I don’t know how many of you are fond of plants or how many of you like to sit amidst them and see them growing. I spend a lot of time in my small patch where I grow some odd seasonal stuff or any flowering weed that can survive in Rajasthan and can give a good company to others.
If you have been here you might have read that I lost my cousin recently. He has left us in a vacuum of emotions. The plants in my patch and that cousin of mine had a connection, or so do I feel. Let me tell you why I feel so. The day he was taken to the hospital, I had the first seasonal bloom of a yellow flower. It was mesmerizing. I have seen many of that kind but I think when it grows by your own efforts, it becomes even more beautiful — it was — for a while it was the best thing I ever saw — slightly orange in the middle, blooming with the colors of fire. I spent hours staring at it. It was an ordinary flower to be honest but it was beautiful in that ordinary way.
My cousin — in hospital — his reports were getting better but was on life support. Just like the petals of the flowers, he was fragile too — they were synced in the odd ways of nature. Just like the petals were trying to stretch their wobbly arms out of the bud, my brother was trying too and one fine day when the weather was kind enough — it bloomed — both of them. He was taken off from life support but his belly was swollen with toxins. They were to be released, it was manageable, seemed so.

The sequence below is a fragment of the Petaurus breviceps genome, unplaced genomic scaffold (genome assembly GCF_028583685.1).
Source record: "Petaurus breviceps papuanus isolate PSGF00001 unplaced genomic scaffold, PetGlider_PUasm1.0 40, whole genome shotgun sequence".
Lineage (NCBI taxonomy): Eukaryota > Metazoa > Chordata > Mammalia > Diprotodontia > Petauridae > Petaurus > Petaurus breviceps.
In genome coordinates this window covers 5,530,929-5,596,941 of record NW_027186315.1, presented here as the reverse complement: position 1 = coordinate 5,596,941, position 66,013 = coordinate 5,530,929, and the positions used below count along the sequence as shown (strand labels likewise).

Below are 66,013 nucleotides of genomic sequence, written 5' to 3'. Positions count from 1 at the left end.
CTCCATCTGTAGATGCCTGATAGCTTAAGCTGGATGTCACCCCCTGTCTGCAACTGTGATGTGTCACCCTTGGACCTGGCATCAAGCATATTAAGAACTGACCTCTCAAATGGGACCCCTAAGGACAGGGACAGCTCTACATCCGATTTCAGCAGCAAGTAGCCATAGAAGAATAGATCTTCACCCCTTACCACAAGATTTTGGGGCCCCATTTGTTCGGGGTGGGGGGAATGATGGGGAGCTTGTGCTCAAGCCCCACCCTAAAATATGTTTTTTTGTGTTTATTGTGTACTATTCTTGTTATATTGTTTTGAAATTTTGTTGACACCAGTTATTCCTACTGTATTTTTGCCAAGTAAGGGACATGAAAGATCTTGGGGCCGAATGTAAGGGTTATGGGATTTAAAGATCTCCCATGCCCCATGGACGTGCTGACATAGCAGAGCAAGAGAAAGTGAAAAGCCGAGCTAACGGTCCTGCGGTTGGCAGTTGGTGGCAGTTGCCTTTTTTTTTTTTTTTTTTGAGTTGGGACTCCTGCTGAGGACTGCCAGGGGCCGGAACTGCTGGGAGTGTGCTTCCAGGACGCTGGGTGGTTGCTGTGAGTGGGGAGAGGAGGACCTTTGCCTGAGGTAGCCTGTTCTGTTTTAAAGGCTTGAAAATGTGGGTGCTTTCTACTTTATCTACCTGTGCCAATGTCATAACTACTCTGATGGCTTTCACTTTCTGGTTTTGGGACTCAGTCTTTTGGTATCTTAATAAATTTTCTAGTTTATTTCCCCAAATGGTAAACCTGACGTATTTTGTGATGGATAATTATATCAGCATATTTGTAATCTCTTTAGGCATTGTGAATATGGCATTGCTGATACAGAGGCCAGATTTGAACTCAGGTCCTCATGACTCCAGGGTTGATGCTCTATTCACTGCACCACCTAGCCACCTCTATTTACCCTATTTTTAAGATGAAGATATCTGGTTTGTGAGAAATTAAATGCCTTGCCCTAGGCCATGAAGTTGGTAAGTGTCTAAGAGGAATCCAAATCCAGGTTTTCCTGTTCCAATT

We had hopes, just like the budding bush. It had sprouted tender green buds. Eager to burst open. My heart pounced at the sight of it. Everything was getting better, on both the ends.
Until one day I saw a strange brown patch of dried leaves on a young shoot. The bud on that shoot was dying, it was scrunched. My cousin had serious issues boiling up again — which was not expected after the treatment he was getting. I somehow knew that things might not be in his favour for long.
We spent long hours in prayers, we consulted every doctor from the country. I watered the bush, fed it with the best organic compost — nothing worked on both the ends. Further events in both the places were disheartening. They both died slowly — my plant and my cousin. Slow painful, lonely and unexpected death seeped in and left us devastated. They died when they were supposed to bloom.
As they say, the soul never dies — the plants too rise from their remains. My flowers buried the corpses of the young ones to rise from them again. They made peace with the laws of nature, they accepted their fate — like my cousin. I am sure he too is blooming in a place better than this. The strange tactics of nature are just to be followed, we cannot make it happen otherwise no matter how much we try.
I don’t know how many of you were able to relate with this but I just wish that your garden may stand against all the odds and bloom. 🙂
If you have read it till here, I want to thank you for doing so. It strangely makes it all bearable when I pour it out in words. Thank you for being here. 🙂